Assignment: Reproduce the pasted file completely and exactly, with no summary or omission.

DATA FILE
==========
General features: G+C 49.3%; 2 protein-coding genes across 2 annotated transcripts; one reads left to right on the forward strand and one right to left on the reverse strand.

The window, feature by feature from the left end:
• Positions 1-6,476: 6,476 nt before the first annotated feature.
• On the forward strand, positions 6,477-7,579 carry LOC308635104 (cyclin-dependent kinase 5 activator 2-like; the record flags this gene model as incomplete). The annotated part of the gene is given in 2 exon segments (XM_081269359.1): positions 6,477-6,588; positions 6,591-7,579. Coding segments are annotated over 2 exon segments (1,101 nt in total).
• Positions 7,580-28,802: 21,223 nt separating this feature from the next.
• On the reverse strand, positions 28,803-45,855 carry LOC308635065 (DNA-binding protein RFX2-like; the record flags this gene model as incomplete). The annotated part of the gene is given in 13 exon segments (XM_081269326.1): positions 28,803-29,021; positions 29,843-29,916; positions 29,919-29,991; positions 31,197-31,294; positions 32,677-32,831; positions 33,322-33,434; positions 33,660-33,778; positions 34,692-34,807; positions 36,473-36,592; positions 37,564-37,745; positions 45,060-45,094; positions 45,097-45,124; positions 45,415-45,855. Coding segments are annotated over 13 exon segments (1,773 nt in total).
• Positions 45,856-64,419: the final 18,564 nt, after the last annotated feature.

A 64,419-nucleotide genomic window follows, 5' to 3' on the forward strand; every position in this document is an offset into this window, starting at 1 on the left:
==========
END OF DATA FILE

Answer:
General features: G+C 49.3%; 2 protein-coding genes across 2 annotated transcripts; one reads left to right on the forward strand and one right to left on the reverse strand.

The window, feature by feature from the left end:
• Positions 1-6,476: 6,476 nt before the first annotated feature.
• On the forward strand, positions 6,477-7,579 carry LOC308635104 (cyclin-dependent kinase 5 activator 2-like; the record flags this gene model as incomplete). The annotated part of the gene is given in 2 exon segments (XM_081269359.1): positions 6,477-6,588; positions 6,591-7,579. Coding segments are annotated over 2 exon segments (1,101 nt in total).
• Positions 7,580-28,802: 21,223 nt separating this feature from the next.
• On the reverse strand, positions 28,803-45,855 carry LOC308635065 (DNA-binding protein RFX2-like; the record flags this gene model as incomplete). The annotated part of the gene is given in 13 exon segments (XM_081269326.1): positions 28,803-29,021; positions 29,843-29,916; positions 29,919-29,991; positions 31,197-31,294; positions 32,677-32,831; positions 33,322-33,434; positions 33,660-33,778; positions 34,692-34,807; positions 36,473-36,592; positions 37,564-37,745; positions 45,060-45,094; positions 45,097-45,124; positions 45,415-45,855. Coding segments are annotated over 13 exon segments (1,773 nt in total).
• Positions 45,856-64,419: the final 18,564 nt, after the last annotated feature.

A 64,419-nucleotide genomic window follows, 5' to 3' on the forward strand; every position in this document is an offset into this window, starting at 1 on the left: